To Move the World
The last great campaign of John F. Kennedy’s life was not the battle for reelection he did not live to wage, but the struggle for a sustainable peace with the Soviet Union. To Move the Worldrecalls the extraordinary days from October 1962 to September 1963, when JFK marshaled the power of oratory and his remarkable political skills to establish more peaceful relations with the Soviet Union and a dramatic slowdown in the proliferation of nuclear arms.
Kennedy and his Soviet counterpart, Nikita Khrushchev, led their nations during the Cuban Missile Crisis, when the two superpowers came eyeball to eyeball at the nuclear abyss. This near-death experience shook both leaders deeply. Jeffrey D. Sachs shows how Kennedy emerged from the Missile crisis with the determination and prodigious skills to forge a new and less threatening direction for the world. Together, he and Khrushchev would pull the world away from the nuclear precipice, charting a path for future peacemakers to follow.
During his final year in office, Kennedy gave a series of speeches in which he pushed back against the momentum of the Cold War to persuade the world that peace with the Soviets was possible. The oratorical high point came on June 10, 1963, when Kennedy delivered the most important foreign policy speech of the modern presidency. He argued against the prevailing pessimism that viewed humanity as doomed by forces beyond its control. Mankind, argued Kennedy, could bring a new peace into reality through a bold vision combined with concrete and practical measures.
Achieving the first of those measures in the summer of 1963, the Partial Nuclear Test Ban Treaty, required more than just speechmaking, however. Kennedy had to use his great gifts of persuasion on multiple fronts—with fractious allies, hawkish Republican congressmen, dubious members of his own administration, and the American and world public—to persuade a skeptical world that cooperation between the superpowers was realistic and necessary. Sachs shows how Kennedy campaigned for his vision and opened the eyes of the American people and the world to the possibilities of peace.
Featuring the full text of JFK’s speeches from this period, as well as striking photographs, To Move the World gives us a startlingly fresh perspective on Kennedy’s presidency and a model for strong leadership and problem solving in our time.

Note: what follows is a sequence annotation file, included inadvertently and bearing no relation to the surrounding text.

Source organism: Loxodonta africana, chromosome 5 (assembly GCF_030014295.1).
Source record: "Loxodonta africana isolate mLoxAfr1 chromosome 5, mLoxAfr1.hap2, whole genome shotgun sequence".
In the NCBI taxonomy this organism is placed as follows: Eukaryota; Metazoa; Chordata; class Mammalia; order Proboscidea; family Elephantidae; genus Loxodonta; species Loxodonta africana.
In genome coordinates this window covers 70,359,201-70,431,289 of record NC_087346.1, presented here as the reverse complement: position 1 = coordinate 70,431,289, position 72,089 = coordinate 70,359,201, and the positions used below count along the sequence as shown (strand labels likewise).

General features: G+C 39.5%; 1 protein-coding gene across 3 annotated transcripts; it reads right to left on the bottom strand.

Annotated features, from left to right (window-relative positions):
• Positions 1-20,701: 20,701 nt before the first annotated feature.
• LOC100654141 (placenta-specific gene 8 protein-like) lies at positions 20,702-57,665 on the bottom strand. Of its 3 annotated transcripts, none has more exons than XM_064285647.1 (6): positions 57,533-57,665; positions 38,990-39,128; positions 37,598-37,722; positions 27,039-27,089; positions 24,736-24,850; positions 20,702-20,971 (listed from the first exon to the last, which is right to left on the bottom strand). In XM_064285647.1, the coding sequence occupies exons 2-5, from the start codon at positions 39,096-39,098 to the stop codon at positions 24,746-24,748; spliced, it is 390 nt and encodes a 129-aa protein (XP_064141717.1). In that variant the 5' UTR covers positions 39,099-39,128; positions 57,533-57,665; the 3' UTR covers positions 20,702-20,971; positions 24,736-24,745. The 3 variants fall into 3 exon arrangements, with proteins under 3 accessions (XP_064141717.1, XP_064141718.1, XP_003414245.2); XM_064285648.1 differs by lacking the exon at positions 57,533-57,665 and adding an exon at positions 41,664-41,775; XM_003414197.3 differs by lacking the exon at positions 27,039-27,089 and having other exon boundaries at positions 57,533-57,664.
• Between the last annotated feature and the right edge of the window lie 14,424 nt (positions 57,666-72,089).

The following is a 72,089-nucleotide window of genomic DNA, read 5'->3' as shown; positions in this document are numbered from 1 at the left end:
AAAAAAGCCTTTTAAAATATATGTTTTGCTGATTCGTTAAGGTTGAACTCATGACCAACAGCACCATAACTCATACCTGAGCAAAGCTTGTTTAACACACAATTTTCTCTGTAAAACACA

To Move the World: JFK’s Quest for Peace (2014) discusses President Kennedy’s crusade for world peace. Sachs covers Kennedy’s distrust of the Soviet Union and Cuba that led to his early blunders – such as the Bay of Pigs and the Cuban Missile Crisis. But it was these very events that forced him to see the Cold War from a different perspective: What would happen if he really had crossed that line? If he had blinked instead of Khrushchev? The world had been on the brink of a nuclear holocaust, and instead of preventing it, he could have just as easily caused it.
But Kennedy’s influences didn’t start with the Cuban Missile Crisis. It didn’t even start with Germany’s invasion of Poland (he was living in England at the time and went to hear Churchill speak in Parliament). In started when he was 15 and first read Churchill’s memoirs of WWI. From there on out, Churchill was his biggest hero – and the man after whom he would fashion his ideologies and his rhetoric.
Because of his heavy influence, Sachs spends a great amount of time studying Kennedy’s rhetoric on peace. And by extension, Churchill’s rhetoric on peace. And what may come as shocking, on Eisenhower’s rhetoric on peace. After all, Eisenhower gave one of the top three Presidential Farewell Warnings just a mere three days before Kennedy gave the most famous inaugural address of all time. And they followed similar themes. Moreover, when planning out his first General Assembly speech in 1961 as well as his ‘Peace Speech’ in 1963, Kennedy studied Churchill’s greatest speeches including his ‘Sinews of Peace’ speech from 1946 (aka Iron Curtain speech) as well as Eisenhower’s ‘Atoms for Peace’ speech (1953) and ‘Chance for Peace’ speech (1953). These speeches not only influenced Kennedy’s rhetoric, but also paved the way of his speeches.
To Move the World covers Kennedy’s quest for peace – not to appease Khrushchev and his policy’s, but to understand the other side, to negotiate, and to find a way to peace. To move away from the dangerous arms race and the treat of nuclear holocaust. It follows Kennedy’s plea for a nuclear test ban treaty, which was he able to successfully pass and sign before his death.
To be perfectly honest, while the book does a good job of balancing Kennedy’s concern for peace and his insistence on staying militarily strong, not backing down to the Soviets. He spoke strongly against Communism, yet sought ways to get along with the Soviets. (Yet Sachs could have been a bit more fair to Eisenhower), and I certainly could have done without the last two chapters, which had very little to do with Kennedy’s quest for peace. That being said, like said earlier, the book did a fair job of presenting Kennedy’s quest for peace. I gave it 3 stars.
Goodreads: To Move the World: JFK’s Quest for Peace